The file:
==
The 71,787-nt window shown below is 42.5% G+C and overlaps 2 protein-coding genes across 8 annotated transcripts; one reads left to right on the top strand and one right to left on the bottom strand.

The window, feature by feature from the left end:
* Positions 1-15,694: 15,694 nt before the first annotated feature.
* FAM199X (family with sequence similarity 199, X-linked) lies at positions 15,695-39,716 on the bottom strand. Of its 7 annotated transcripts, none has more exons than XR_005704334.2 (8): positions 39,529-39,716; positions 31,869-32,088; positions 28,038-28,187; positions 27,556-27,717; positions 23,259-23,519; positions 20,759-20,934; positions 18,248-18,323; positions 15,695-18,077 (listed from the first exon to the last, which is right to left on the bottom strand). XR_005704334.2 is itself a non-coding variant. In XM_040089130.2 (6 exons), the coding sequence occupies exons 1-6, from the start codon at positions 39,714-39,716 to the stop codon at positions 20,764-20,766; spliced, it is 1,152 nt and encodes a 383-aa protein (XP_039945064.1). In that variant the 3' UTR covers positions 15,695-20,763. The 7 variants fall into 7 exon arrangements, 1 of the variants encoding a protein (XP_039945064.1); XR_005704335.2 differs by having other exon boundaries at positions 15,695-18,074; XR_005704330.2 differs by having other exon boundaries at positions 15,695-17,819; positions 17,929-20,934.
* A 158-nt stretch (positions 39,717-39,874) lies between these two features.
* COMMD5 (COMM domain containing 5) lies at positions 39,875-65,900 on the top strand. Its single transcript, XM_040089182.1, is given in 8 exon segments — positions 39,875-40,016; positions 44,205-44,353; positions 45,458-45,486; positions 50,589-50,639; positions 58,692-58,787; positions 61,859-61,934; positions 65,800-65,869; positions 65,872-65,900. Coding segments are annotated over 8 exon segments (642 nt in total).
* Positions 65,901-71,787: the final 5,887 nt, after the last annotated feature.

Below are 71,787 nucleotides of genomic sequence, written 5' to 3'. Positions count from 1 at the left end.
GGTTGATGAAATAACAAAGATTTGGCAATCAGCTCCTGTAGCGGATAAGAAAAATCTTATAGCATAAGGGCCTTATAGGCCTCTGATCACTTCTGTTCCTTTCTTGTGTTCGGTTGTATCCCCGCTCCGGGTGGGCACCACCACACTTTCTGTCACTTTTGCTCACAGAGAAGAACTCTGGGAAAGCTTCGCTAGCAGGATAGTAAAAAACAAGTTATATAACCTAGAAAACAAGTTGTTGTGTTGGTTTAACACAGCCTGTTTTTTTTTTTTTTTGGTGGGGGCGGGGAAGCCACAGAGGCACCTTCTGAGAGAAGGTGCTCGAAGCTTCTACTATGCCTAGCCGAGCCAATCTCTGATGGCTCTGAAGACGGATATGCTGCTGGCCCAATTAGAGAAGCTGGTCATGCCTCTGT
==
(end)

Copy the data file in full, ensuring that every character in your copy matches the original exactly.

The 71,787-nt window shown below is 42.5% G+C and overlaps 2 protein-coding genes across 8 annotated transcripts; one reads left to right on the top strand and one right to left on the bottom strand.

The window, feature by feature from the left end:
* Positions 1-15,694: 15,694 nt before the first annotated feature.
* FAM199X (family with sequence similarity 199, X-linked) lies at positions 15,695-39,716 on the bottom strand. Of its 7 annotated transcripts, none has more exons than XR_005704334.2 (8): positions 39,529-39,716; positions 31,869-32,088; positions 28,038-28,187; positions 27,556-27,717; positions 23,259-23,519; positions 20,759-20,934; positions 18,248-18,323; positions 15,695-18,077 (listed from the first exon to the last, which is right to left on the bottom strand). XR_005704334.2 is itself a non-coding variant. In XM_040089130.2 (6 exons), the coding sequence occupies exons 1-6, from the start codon at positions 39,714-39,716 to the stop codon at positions 20,764-20,766; spliced, it is 1,152 nt and encodes a 383-aa protein (XP_039945064.1). In that variant the 3' UTR covers positions 15,695-20,763. The 7 variants fall into 7 exon arrangements, 1 of the variants encoding a protein (XP_039945064.1); XR_005704335.2 differs by having other exon boundaries at positions 15,695-18,074; XR_005704330.2 differs by having other exon boundaries at positions 15,695-17,819; positions 17,929-20,934.
* A 158-nt stretch (positions 39,717-39,874) lies between these two features.
* COMMD5 (COMM domain containing 5) lies at positions 39,875-65,900 on the top strand. Its single transcript, XM_040089182.1, is given in 8 exon segments — positions 39,875-40,016; positions 44,205-44,353; positions 45,458-45,486; positions 50,589-50,639; positions 58,692-58,787; positions 61,859-61,934; positions 65,800-65,869; positions 65,872-65,900. Coding segments are annotated over 8 exon segments (642 nt in total).
* Positions 65,901-71,787: the final 5,887 nt, after the last annotated feature.

Below are 71,787 nucleotides of genomic sequence, written 5' to 3'. Positions count from 1 at the left end.
GGTTGATGAAATAACAAAGATTTGGCAATCAGCTCCTGTAGCGGATAAGAAAAATCTTATAGCATAAGGGCCTTATAGGCCTCTGATCACTTCTGTTCCTTTCTTGTGTTCGGTTGTATCCCCGCTCCGGGTGGGCACCACCACACTTTCTGTCACTTTTGCTCACAGAGAAGAACTCTGGGAAAGCTTCGCTAGCAGGATAGTAAAAAACAAGTTATATAACCTAGAAAACAAGTTGTTGTGTTGGTTTAACACAGCCTGTTTTTTTTTTTTTTTGGTGGGGGCGGGGAAGCCACAGAGGCACCTTCTGAGAGAAGGTGCTCGAAGCTTCTACTATGCCTAGCCGAGCCAATCTCTGATGGCTCTGAAGACGGATATGCTGCTGGCCCAATTAGAGAAGCTGGTCATGCCTCTGT